- Parent folders. Try to reduce to a minimum the number of parent folders in your drive. Parent folders or the highest level in your folder hierarchy should reflect the general structure of your agency. Let it be client servicing, media, production, and financing, for example.
- Unique folders. Map out your folders in advance so as not to create duplicates in parent folders. Make sure that there’s only one place where your file will fit.
- Different access levels. If each of your departments has its own parent folder, you could then initiate different rights and access levels to your folders. It’ll improve your data security but can also add to your workflow. Just ask your team leads to keep an eye on file organization in their parent folders.
- Sorting once a week. Ask your co-workers to go through their folders once a week, organize, and delete anything redundant. For example, the last half an hour on Friday may be devoted to decluttering the Download folder and tidying up the materials you worked on during the week. As soon as it becomes your habit, you all forget about a messy desktop in your creative agency.
- A cheat sheet. Of course, you won’t memorize every single file and folder - and no need to do it, actually. How about creating a flowchart which your teammates and you will address in file organization?
- A backup system. Don’t underestimate the importance of getting a backup. System crashes happen here and there. And even if you keep your files in the cloud, a distracted co-worker can delete it easily one day.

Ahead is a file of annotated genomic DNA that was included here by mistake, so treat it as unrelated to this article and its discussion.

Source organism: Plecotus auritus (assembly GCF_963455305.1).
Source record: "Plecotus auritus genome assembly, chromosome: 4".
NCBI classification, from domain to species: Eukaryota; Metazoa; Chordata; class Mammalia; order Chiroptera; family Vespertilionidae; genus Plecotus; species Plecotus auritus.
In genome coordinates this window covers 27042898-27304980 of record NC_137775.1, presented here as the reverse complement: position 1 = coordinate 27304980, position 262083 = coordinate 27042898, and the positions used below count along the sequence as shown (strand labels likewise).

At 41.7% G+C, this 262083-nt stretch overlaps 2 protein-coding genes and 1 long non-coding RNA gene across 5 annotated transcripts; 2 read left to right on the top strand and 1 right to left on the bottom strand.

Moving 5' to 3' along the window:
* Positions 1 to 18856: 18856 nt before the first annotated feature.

Keep It Simple, Yet Consistent
Final, but not the less important advice is to keep your organizational structure as simple as possible. Organizing is about easy search and simple structure. There is no need to obsess about decisions like this when they can be changed without too much headache at any time. Start with a basic structure and adapt as your projects grow.
The fastest way to a mess is being inconsistent. Get your team involved to some extent so you agree on some standards, and then do you utmost to follow them. There is no one true way. Organized means everything in its place.
Keeping that in mind your first priority is to implement a system you can actually stick to. I want you to go and look in your closet; if everything is neatly organized, great, you can start with the advanced stuff.
On the other hand, if you have a real mess in your files, then you need to start with a really simple set up that you’ll be able to stick to. Remember, like with any goal — consistency is the most important thing. You can add more complexity later.